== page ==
Evolutionary Explanations of Sleep - Psychology A Unit 3 A2 Edexcel

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Evolutionary Explanations of Sleep
Capellini et al 2008: methods used to collect data on sleep in different animals were not standardised and
therefore comparisons between species were meaningless
Energy Conservation ­ mammals need to expend a lot of energy to maintain a constant body temperature; all activities use
energy and animals with high metabolic rates use even more energy
Webb 1982: hibernation theory ­ sleep serves the purpose of providing a period of enforced inactivity, much as
hibernation is a means of conserving energy
Zepelin and Rechtschaffen 1974: smaller animals with higher metabolic rates sleep more than larger animals,
supports view that energy conservation may be the main function of sleep
Sloths sleep for 20 hours a day, and so are an exception to Zepelin and Rechtschaffen's findings
Capellini et al 2008: negative correlation between metabolic rate and sleep ­ smaller animals have higher metabolic
rates and less sleep, suggests energy conservation hypothesis may be wrong
Foraging Requirements ­ time spent sleeping may be restrained by food requirements. E.g. cows and horses (herbivores)
spend a lot of time eating food low in nutrients, such as grass, and therefore spend a great deal of time eating and don't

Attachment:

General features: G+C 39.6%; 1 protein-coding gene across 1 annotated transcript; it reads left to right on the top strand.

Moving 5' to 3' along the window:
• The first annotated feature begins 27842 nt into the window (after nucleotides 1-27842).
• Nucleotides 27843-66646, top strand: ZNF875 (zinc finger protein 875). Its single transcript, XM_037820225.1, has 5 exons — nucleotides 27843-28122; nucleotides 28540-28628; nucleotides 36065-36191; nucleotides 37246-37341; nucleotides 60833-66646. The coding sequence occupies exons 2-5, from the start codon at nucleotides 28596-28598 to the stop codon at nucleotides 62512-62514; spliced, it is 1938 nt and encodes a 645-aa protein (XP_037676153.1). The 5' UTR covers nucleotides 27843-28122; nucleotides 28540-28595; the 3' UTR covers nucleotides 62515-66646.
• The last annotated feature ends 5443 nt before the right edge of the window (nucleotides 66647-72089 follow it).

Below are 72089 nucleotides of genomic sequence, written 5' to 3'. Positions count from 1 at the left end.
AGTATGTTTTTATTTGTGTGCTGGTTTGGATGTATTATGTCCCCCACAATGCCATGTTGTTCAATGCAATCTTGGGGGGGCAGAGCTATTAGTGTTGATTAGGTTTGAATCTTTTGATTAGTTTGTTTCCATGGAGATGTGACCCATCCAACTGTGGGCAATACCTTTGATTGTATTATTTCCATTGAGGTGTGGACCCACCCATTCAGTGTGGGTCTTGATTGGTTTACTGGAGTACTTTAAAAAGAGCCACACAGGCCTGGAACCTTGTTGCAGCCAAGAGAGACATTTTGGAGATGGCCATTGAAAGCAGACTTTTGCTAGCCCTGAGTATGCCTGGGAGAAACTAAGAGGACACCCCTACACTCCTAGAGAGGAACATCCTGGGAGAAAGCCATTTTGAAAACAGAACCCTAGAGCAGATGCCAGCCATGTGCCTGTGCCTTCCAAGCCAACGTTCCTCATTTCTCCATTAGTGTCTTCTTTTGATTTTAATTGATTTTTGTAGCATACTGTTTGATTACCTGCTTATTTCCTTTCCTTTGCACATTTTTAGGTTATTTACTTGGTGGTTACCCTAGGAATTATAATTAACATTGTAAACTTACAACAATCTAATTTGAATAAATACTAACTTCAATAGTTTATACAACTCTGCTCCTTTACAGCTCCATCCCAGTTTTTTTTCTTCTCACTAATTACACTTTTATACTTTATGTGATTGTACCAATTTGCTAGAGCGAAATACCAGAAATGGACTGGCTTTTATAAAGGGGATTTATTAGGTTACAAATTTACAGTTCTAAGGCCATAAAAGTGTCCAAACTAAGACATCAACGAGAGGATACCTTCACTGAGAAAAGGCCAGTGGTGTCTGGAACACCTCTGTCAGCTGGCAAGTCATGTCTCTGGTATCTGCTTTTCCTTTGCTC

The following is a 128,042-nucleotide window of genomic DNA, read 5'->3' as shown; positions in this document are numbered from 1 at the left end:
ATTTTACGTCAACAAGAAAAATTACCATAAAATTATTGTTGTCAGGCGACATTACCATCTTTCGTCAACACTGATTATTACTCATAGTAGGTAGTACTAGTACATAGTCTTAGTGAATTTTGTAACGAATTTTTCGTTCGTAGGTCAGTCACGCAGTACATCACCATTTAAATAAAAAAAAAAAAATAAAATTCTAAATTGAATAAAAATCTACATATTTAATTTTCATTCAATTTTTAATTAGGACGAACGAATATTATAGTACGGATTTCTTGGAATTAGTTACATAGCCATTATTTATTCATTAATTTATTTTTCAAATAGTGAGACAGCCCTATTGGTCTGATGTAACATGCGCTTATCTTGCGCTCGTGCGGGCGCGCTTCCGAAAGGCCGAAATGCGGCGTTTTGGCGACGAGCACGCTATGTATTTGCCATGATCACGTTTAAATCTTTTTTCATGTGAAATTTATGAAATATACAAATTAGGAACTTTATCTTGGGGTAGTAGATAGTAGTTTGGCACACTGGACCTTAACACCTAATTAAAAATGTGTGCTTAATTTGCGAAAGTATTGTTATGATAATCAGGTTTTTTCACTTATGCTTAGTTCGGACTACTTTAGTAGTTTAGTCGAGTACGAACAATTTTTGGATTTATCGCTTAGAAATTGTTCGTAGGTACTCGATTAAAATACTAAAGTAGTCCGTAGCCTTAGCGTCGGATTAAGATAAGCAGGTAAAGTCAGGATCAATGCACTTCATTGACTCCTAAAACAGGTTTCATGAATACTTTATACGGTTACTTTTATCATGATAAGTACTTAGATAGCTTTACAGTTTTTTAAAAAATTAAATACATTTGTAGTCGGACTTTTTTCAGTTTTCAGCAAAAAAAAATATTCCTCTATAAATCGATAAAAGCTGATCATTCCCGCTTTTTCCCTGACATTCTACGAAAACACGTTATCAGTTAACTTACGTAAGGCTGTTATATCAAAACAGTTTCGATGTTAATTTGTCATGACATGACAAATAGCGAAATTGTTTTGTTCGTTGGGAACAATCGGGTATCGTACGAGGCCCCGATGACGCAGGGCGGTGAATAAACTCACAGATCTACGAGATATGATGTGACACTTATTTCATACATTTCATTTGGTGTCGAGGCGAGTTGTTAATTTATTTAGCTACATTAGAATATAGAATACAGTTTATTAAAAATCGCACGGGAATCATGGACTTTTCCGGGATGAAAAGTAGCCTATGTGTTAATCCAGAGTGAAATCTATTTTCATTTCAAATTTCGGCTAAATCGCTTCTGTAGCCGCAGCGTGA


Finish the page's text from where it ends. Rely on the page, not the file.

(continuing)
have time to sleep. Conversely, cats and dogs (carnivores) eat foods high in nutrients so do not need to eat continuously,
meaning they have longer time in which they can sleep, and by sleeping they conserve energy.
Capellini et al 2008: data supported view that there is a trade-off between sleep and foraging; greater foraging
requirements creates a resistance on time available for sleeping
Lack of research evidence
Predator Avoidance ­ if an animal is a predator, it can sleep for longer, whereas prey species cannot, as they must remain
vigilant to avoid predators. Ideally, this would mean they should never sleep, but as sleep is a vital function, they must sleep
at a time when they are least vulnerable.
Allison and Cicchetti 1976: species with a higher risk of predation slept less, though there were exceptions such as
rabbits, who were high risk, yet slept as much as moles, who were low risk
Waste of Time ­ sleep helps animals to stay out of the way of predators during the time of the day they are most vulnerable
Meddis 1975: sleep may simply ensure that animals stay still when they have nothing better to do with their time
Siegal 2008: being awake is riskier than sleeping because an animal is more likely to be injured; sleep enables both
energy conservation and keeping an individual out of danger
Ignores restoration theory (Oswald 1980) (biological approach) that the main function of sleep is for the body to
undergo its natural recovery process i.e. protein synthesis and cell growth
Combined Approach ­ Horne 1998: suggested a combined approach that combines elements of both restorative and
adaptive theories. There may be a distinction between core and optional sleep, with core sleep (SWS) being a vital portion
of sleep that an organism requires for the body's natural recovery process, and optional sleep (REM and some NREM)
functioning as a way of occupying unproductive hours, and, in the case of small mammals, conserving energy.


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